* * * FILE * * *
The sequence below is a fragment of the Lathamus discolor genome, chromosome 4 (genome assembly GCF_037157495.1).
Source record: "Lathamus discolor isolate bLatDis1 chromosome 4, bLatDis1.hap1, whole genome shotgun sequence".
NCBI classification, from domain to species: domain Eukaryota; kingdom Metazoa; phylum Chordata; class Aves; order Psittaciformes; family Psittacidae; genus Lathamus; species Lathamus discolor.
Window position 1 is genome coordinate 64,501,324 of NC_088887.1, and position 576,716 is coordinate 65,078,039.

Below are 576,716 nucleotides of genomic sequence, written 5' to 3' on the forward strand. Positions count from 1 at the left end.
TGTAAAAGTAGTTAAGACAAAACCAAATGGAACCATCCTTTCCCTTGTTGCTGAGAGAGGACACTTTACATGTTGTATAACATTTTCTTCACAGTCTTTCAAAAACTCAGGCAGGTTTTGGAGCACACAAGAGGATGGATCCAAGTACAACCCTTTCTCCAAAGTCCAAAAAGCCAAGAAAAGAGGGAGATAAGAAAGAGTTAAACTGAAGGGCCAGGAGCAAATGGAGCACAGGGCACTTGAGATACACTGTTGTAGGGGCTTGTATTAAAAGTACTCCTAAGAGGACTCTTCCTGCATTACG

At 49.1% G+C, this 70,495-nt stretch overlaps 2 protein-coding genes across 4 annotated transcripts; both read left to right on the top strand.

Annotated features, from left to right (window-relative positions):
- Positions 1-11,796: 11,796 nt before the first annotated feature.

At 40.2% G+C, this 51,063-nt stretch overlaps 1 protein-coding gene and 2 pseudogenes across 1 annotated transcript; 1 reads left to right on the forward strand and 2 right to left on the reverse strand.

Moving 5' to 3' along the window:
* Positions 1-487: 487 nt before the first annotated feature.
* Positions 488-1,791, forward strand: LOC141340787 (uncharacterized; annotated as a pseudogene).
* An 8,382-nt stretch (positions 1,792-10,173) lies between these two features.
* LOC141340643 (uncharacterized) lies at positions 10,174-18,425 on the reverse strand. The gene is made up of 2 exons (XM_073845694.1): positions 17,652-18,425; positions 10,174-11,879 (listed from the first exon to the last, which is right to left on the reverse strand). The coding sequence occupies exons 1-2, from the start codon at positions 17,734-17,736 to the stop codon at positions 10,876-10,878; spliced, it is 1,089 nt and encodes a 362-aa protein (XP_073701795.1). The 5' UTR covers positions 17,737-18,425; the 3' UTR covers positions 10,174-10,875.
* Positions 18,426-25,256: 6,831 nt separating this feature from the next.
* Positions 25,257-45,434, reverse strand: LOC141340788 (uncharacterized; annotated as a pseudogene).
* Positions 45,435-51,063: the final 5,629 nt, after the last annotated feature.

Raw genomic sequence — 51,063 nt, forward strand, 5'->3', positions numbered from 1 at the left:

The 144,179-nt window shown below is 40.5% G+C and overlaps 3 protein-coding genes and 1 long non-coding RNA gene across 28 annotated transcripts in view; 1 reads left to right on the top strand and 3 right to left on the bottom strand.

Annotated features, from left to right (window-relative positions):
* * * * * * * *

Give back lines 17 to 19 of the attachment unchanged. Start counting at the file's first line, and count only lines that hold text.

* Positions 25,257-45,434, reverse strand: LOC141340788 (uncharacterized; annotated as a pseudogene).
* Positions 45,435-51,063: the final 5,629 nt, after the last annotated feature.

Raw genomic sequence — 51,063 nt, forward strand, 5'->3', positions numbered from 1 at the left: